Similarly, Jacob’s ten “woes,” pronounced on a festival occasion, at the dawn of Nephite history, likely served a comparable function for the Nephite people. John W. Welch explained:
His “ten woes” function as the equivalent of a contemporaneous Nephite set of ten commandments. His statement is an admirable summary of the basic religious values of the Nephites, cast in a form fully at home in ancient Israel and in the Near East.6
And like the commandments in Exodus 34, Jacob’s list is likewise not merely a repeat or “thoughtless copy of the biblical ideals.” Instead, “Jacob’s principles have been tailored as a revelation to his people and their needs.”7
An example of how Jacob intelligently adapted and clarified the original Decalogue is found in his seventh “woe,” parallel to the sixth of the Ten Commandments: “Thou shalt not kill” (Exodus 20:13; Deuteronomy 5:17), recast by Jacob as, “Wo unto the murderer who deliberately killeth, for he shall die” (2 Nephi 9:35, emphasis added).
Speaking at or near the time of Nephi’s coronation, “Jacob could not likely have commented on the law of homicide without Nephi’s slaying of Laban coming to mind.”8 Indeed, some of the very emblems of Nephite kingship—such as the plates of brass and Laban’s sword—were obtained by means of Nephi slaying Laban.9 As Welch observed, under these circumstances, “Categorically cursing all people who killed … would have been extremely undiplomatic,”10 and therefore Jacob would have naturally included the qualifying word “deliberately” to distinguish the basic law of homicide from Nephi’s unusual but legally distinguishable case.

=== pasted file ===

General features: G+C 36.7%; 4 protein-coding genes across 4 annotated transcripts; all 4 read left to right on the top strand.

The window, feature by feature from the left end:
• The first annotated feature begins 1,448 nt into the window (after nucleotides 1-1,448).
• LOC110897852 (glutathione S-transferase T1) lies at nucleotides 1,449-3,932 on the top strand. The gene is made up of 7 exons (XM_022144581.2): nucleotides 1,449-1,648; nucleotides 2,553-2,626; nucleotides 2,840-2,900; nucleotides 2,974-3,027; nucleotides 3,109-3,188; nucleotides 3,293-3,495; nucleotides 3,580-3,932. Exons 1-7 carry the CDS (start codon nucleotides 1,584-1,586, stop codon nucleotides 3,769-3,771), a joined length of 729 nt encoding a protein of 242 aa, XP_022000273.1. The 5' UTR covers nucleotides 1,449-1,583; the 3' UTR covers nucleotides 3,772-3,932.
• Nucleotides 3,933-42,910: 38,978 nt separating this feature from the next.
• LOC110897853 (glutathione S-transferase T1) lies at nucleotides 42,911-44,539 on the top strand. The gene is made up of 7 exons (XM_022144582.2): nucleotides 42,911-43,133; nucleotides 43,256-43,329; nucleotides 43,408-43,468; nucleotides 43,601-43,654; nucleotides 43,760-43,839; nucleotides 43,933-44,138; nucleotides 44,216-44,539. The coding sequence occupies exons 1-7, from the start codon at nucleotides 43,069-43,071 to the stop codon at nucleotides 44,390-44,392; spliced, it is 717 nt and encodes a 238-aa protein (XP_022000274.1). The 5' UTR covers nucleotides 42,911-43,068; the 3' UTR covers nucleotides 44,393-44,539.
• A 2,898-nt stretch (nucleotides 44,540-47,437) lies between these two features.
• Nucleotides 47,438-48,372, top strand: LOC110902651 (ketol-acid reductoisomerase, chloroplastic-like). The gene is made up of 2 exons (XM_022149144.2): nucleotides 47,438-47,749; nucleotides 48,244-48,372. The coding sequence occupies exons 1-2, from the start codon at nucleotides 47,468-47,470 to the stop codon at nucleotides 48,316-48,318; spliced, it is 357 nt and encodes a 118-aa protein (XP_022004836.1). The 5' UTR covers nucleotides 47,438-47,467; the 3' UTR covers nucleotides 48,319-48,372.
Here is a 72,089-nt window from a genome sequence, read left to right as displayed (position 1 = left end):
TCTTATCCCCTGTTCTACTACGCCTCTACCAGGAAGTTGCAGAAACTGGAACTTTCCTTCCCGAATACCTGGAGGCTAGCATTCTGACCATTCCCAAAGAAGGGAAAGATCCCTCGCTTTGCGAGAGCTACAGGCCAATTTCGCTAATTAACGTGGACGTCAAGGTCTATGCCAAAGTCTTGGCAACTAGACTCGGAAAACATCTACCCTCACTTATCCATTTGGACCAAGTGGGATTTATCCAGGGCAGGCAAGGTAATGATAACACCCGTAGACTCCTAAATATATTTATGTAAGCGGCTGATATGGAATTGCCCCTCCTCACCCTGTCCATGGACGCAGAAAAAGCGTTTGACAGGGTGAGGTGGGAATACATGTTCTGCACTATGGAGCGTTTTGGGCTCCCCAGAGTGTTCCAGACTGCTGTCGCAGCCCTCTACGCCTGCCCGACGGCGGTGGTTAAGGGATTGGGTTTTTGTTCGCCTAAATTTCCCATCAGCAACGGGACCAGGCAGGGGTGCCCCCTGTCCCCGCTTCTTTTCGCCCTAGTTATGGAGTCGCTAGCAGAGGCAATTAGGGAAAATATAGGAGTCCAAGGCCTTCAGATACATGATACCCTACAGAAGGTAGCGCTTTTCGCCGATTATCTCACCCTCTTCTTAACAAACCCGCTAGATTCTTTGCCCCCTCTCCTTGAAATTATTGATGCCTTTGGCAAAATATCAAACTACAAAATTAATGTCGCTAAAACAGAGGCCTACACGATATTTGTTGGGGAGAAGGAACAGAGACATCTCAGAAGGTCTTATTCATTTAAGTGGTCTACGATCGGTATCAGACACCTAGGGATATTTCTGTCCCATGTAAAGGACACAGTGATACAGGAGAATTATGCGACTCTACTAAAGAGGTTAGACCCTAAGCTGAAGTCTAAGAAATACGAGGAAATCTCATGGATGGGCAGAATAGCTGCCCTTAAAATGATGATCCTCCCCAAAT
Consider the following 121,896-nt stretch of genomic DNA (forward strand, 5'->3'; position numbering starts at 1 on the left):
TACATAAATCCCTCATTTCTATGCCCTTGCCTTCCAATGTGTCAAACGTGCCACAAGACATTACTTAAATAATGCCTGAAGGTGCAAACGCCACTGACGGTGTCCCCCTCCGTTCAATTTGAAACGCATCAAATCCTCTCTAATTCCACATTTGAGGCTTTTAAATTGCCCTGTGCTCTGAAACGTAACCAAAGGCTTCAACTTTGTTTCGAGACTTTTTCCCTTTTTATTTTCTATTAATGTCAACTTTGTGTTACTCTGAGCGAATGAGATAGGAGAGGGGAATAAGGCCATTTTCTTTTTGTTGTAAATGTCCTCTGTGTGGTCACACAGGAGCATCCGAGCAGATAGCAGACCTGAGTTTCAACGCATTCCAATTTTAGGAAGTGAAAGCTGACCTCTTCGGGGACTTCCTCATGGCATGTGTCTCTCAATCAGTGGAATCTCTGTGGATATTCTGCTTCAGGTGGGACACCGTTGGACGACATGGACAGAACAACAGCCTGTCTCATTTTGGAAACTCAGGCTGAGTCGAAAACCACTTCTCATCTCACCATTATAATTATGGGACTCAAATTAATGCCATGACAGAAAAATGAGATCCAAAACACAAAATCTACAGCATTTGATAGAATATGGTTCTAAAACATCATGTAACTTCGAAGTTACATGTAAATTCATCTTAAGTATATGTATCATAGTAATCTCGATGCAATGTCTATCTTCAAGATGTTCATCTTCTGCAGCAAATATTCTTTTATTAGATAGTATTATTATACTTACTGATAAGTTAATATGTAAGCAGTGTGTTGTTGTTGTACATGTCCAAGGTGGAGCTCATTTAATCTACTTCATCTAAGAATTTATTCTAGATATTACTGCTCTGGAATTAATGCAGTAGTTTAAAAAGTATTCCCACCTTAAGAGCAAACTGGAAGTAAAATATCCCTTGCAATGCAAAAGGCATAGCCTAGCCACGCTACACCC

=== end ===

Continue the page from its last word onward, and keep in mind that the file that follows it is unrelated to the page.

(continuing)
Nephi carefully related the incident of Laban’s slaying in order to show that the Lord delivered Laban into his hands, making his actions unpremeditated and protectable under the homicide law of Exodus 21:12–14 (1 Nephi 4).11 Thus, Nephi’s slaying of Laban was not deliberate in the sense of involving “deliberation, lying in wait, or other similar planning and hatred,” and was nonculpable under Israelite law.12 What this meant in practice was that he and other such manslayers were authorized to flee, taking asylum in a city of refuge, or could flee from the holy land entirely, which is what Nephi and all of Lehi’s family did.